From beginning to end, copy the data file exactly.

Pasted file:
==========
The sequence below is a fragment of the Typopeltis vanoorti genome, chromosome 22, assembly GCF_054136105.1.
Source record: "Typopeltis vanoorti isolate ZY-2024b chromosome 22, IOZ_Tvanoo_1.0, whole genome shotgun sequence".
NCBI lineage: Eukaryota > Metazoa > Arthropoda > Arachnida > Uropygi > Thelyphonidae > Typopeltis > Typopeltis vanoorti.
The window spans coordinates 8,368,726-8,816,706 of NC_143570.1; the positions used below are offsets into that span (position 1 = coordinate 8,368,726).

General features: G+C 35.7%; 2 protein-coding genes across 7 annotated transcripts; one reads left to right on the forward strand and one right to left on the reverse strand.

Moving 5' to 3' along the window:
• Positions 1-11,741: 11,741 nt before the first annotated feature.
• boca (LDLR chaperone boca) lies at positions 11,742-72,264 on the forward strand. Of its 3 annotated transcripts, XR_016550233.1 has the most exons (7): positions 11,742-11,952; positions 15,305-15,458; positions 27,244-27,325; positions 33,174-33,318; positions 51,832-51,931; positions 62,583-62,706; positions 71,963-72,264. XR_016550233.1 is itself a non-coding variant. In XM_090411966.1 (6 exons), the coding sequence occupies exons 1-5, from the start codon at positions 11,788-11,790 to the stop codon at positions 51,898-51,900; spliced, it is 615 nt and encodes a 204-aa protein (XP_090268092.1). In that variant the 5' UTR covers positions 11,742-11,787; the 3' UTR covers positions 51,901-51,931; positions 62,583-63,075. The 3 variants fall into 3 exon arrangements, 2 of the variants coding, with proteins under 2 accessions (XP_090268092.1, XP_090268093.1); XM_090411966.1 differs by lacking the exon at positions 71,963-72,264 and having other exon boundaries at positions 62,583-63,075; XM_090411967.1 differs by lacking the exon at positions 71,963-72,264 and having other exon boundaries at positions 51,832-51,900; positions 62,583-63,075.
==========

The sequence below is a fragment of the Typopeltis vanoorti genome, chromosome 22, assembly GCF_054136105.1.
Source record: "Typopeltis vanoorti isolate ZY-2024b chromosome 22, IOZ_Tvanoo_1.0, whole genome shotgun sequence".
NCBI lineage: Eukaryota > Metazoa > Arthropoda > Arachnida > Uropygi > Thelyphonidae > Typopeltis > Typopeltis vanoorti.
The window spans coordinates 8,368,726-8,816,706 of NC_143570.1; the positions used below are offsets into that span (position 1 = coordinate 8,368,726).

General features: G+C 35.7%; 2 protein-coding genes across 7 annotated transcripts; one reads left to right on the forward strand and one right to left on the reverse strand.

Moving 5' to 3' along the window:
• Positions 1-11,741: 11,741 nt before the first annotated feature.
• boca (LDLR chaperone boca) lies at positions 11,742-72,264 on the forward strand. Of its 3 annotated transcripts, XR_016550233.1 has the most exons (7): positions 11,742-11,952; positions 15,305-15,458; positions 27,244-27,325; positions 33,174-33,318; positions 51,832-51,931; positions 62,583-62,706; positions 71,963-72,264. XR_016550233.1 is itself a non-coding variant. In XM_090411966.1 (6 exons), the coding sequence occupies exons 1-5, from the start codon at positions 11,788-11,790 to the stop codon at positions 51,898-51,900; spliced, it is 615 nt and encodes a 204-aa protein (XP_090268092.1). In that variant the 5' UTR covers positions 11,742-11,787; the 3' UTR covers positions 51,901-51,931; positions 62,583-63,075. The 3 variants fall into 3 exon arrangements, 2 of the variants coding, with proteins under 2 accessions (XP_090268092.1, XP_090268093.1); XM_090411966.1 differs by lacking the exon at positions 71,963-72,264 and having other exon boundaries at positions 62,583-63,075; XM_090411967.1 differs by lacking the exon at positions 71,963-72,264 and having other exon boundaries at positions 51,832-51,900; positions 62,583-63,075.